(Courtney Seiter, fastcompany.com, December 18, 2015) We are more than our jobs. As much as we may love working, it can’t be the thing that defines us fully.
I love the little traditions that develop organically at Buffer. One of them is to welcome each new teammate with a long email chain of happiness that begins with that person’s introduction.
(Laurence K. Hayward, VentureLab Inc., 2015) Remember the game Twenty Questions? The contestant uses the best combination of questions, which can be answered with a simple “yes” or “no,” in order to discover information held secret by the other player. The objective is to reveal the unknown information with the fewest questions possible.
The game has several common traits with the discourse between an entrepreneur seeking financing and a venture capitalist (VC) evaluating an investment opportunity…
(Sanjana Ray, yourstory.com, July 26, 2016) “If we knew what it was we were doing, it would not be called research, would it?” – Albert Einstein
Well, Einstein truly was a genius. No matter how much we think we know, there’s always room to learn some more. That’s the beauty about knowledge. It is infinite in every sense of the word. With the increasing digitalisation of every branch of society, including education, it’s only a matter of time before the entire knowledge sector turns digital.
(National Venture Capital Association) The venture industry goes through an expensive and inefficient process of “re-inventing the flat tire” on a daily basis. By providing an industry-embraced set of model documents that can be used as a starting point in venture capital financings, it is our hope that the time and cost of financings will be greatly reduced and that all principals will be freed from the time consuming process of reviewing hundreds of pages of unfamiliar documents and instead will be able to focus on the high level issues and trade-offs of the deal at hand.
(Jaqcueline Whitmore, entrepreneur.com, May 13, 2016) As any entrepreneur can attest, there is a lot to do when starting your own business. It’s easy to make mistakes in the early days but you can avoid some of them if you know what they are. Many start-up entrepreneurs fall into these all-too-common traps, which can bog down or block their business flow.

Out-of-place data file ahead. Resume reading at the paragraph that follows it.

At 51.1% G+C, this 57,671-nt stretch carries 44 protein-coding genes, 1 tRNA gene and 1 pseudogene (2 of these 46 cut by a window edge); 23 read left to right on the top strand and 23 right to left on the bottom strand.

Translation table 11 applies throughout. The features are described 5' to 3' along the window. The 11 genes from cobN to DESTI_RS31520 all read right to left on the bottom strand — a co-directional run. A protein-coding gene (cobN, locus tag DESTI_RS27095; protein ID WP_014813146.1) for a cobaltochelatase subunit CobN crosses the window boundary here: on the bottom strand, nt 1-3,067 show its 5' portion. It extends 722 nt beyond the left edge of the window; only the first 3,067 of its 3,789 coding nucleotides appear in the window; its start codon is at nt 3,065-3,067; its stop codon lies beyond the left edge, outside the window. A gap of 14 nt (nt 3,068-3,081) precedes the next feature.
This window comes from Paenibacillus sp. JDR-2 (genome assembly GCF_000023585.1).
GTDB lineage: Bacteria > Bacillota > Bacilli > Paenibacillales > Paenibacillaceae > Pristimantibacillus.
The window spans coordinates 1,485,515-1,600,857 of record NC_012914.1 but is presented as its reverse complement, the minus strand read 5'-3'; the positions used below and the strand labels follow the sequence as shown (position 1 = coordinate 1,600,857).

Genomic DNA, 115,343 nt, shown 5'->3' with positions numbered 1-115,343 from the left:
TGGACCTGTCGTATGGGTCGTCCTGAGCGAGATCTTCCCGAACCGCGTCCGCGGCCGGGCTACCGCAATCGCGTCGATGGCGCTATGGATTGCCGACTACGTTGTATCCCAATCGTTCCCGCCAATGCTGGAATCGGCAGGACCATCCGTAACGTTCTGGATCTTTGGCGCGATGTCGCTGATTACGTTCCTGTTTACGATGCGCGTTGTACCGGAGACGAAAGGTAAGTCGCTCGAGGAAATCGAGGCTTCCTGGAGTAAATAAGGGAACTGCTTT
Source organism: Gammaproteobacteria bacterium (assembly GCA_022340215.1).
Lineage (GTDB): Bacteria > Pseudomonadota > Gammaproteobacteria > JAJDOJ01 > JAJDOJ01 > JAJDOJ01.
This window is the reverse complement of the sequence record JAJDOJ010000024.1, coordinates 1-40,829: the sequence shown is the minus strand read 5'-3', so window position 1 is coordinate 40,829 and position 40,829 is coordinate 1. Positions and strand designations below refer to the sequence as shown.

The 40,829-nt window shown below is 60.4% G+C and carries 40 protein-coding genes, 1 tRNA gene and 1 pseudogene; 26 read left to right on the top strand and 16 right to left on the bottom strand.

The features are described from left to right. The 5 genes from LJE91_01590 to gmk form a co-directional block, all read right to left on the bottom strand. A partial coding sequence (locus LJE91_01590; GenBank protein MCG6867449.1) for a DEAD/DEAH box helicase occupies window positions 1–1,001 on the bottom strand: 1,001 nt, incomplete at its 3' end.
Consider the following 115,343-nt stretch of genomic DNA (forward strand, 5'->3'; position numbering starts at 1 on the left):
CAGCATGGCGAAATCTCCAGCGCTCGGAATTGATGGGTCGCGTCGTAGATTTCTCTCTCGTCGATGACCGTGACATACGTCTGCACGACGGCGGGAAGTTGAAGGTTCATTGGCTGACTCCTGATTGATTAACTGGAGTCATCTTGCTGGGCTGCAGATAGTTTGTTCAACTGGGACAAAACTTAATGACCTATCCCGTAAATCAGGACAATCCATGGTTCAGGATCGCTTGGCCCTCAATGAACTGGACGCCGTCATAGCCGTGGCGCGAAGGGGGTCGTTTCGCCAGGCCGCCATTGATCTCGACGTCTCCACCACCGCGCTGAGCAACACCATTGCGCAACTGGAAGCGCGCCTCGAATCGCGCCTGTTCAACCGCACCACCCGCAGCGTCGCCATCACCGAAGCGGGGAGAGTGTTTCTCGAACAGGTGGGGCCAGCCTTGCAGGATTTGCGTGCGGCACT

(Martin Zwilling, Startup Professionals Musings, May 7, 2016) Most business managers preach that the key to success is holding employees accountable for actions, but I have found that successful entrepreneurs are all about holding themselves accountable. They skip the blame and complain game, and make things happen despite major obstacles. As a startup investor, I view any evidence of a victim mentality as the kiss of death.
(Howard Tullman, Inc.com, April 26, 2016) If you running a startup you are going to hit a wall or screw up big time at some point. It goes with the territory. What doesn’t is letting yourself be stopped by it. Adversity doesn’t need any help. There are things you can do to right the ship– and the first is to right yourself.
(Joe Garza, Founder Institute, April 18, 2016) Regardless of how good your product, service, or app is, it’s only useful when you can get it into the hands of your target customers. But once you’ve got a finalized offering, selling it should be easy, right? Not really. There are countless factors that need to be taken into account when you set out to bring your product to market, like the industry you’re in, whether you’re selling a web-based product or physical hardware, the channels you use to attract your customers, etc.
(MSU College of Music, September 24, 2015) The trend toward following an entrepreneurial career path can be summed up in a single statistic: 40 percent. That figure, says Neil Kane, is one he sees over and over in reference to the percent of current high school seniors who will spend at least part of their careers self-employed after they graduate college in a few years.
(George Anders, Forbes, July 29, 2015) In less than two years Slack Technologies has become one of the most glistening of tech’s ten-digit “unicorn” startups, boasting 1.1 million users and a private market valuation of $2.8 billion. If you’ve used Slack’s team-based messaging software, you know that one of its catchiest innovations is Slackbot, a helpful little avatar that pops up periodically to provide tips so jaunty that it seems human.